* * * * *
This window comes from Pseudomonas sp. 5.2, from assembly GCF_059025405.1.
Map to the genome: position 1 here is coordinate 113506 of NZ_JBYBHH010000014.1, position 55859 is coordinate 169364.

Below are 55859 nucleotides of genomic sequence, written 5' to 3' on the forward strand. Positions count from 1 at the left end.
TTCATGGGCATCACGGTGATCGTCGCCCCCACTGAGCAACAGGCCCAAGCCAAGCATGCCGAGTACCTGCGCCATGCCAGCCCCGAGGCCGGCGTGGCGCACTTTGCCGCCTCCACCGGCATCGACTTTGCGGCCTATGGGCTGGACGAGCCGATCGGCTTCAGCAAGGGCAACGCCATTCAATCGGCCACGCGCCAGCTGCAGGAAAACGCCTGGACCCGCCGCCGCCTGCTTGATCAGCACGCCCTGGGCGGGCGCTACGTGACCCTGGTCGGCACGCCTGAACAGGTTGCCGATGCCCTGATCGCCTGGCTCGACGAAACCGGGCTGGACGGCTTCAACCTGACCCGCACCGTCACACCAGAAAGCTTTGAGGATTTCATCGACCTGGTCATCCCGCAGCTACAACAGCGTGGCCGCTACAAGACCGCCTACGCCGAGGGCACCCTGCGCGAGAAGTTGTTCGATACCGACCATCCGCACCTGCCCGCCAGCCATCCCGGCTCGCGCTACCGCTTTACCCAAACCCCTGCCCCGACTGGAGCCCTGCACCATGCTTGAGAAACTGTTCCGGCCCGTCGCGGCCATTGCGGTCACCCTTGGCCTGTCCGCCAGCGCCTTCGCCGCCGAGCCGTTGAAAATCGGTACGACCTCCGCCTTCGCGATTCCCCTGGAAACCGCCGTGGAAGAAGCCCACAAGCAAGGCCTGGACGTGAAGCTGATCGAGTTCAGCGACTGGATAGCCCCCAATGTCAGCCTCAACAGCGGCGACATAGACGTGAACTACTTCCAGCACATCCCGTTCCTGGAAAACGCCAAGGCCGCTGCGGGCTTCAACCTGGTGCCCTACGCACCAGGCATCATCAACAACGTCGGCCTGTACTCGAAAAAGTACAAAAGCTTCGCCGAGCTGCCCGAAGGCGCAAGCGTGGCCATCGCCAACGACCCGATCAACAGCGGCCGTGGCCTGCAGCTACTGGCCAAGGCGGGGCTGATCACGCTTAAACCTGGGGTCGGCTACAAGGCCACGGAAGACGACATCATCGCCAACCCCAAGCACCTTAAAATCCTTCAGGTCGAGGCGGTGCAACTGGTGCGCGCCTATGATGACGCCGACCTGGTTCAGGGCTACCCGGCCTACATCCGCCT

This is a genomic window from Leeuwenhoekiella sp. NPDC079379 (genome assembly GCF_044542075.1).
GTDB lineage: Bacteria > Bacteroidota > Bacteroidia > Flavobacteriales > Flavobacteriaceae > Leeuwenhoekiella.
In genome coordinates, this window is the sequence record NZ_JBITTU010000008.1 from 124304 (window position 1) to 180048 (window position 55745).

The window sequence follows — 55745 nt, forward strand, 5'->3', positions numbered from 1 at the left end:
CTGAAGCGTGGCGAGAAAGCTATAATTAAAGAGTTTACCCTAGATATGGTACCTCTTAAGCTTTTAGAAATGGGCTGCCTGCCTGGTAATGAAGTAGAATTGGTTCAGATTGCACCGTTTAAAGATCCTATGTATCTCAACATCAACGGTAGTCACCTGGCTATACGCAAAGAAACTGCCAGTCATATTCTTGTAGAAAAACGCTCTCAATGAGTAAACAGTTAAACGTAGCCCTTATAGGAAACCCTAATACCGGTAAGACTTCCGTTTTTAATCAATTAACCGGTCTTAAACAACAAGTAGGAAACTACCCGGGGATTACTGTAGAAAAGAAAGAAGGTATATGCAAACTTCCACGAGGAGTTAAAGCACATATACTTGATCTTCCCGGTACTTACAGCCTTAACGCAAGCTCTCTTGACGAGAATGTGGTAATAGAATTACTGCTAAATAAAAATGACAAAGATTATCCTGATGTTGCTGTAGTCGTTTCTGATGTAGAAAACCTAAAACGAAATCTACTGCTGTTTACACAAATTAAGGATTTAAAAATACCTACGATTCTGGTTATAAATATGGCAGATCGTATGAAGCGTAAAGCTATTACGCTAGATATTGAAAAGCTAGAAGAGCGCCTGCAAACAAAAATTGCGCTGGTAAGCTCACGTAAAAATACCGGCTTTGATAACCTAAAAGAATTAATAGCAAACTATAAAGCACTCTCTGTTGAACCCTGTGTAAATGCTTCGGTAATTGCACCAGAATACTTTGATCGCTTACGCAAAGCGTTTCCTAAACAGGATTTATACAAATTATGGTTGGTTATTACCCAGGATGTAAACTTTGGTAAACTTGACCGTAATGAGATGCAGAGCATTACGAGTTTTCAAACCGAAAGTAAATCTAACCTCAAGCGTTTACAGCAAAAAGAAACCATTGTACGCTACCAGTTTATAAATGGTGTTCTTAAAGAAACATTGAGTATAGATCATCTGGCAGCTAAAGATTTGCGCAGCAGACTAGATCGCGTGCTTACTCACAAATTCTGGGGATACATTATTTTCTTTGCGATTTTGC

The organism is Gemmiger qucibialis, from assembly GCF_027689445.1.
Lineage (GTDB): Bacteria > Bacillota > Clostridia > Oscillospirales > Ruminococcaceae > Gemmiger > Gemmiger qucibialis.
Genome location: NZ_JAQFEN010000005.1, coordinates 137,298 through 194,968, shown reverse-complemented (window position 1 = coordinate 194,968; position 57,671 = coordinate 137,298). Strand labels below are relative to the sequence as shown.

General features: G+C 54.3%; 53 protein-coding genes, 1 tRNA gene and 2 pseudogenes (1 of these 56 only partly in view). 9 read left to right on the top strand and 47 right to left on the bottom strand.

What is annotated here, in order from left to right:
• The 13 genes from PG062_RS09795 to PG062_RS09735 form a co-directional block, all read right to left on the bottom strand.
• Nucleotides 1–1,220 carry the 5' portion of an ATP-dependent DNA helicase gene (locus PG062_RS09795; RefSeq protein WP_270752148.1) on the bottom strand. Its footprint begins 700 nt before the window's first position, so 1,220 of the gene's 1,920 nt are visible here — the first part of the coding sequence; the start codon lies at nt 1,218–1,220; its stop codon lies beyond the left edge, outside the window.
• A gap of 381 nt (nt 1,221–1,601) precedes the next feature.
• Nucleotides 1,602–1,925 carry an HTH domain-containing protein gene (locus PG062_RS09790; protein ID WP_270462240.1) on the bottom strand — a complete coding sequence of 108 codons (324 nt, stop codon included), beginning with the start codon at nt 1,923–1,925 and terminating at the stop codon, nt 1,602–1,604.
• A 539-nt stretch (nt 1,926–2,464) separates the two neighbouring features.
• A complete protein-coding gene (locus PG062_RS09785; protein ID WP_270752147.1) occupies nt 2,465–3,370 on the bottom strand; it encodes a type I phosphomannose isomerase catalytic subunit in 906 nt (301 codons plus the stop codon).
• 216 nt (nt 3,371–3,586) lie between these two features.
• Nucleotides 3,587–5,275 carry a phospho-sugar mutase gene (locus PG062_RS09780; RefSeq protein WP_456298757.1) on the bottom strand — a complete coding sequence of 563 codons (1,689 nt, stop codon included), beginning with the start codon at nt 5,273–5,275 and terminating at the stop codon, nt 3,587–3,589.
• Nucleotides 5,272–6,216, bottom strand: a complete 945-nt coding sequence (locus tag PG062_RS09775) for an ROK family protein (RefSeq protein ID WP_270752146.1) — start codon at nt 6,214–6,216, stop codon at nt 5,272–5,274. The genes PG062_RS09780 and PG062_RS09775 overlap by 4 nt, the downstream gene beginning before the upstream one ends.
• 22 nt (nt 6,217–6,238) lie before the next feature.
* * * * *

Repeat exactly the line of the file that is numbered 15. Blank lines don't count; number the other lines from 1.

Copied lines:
• The 13 genes from PG062_RS09795 to PG062_RS09735 form a co-directional block, all read right to left on the bottom strand.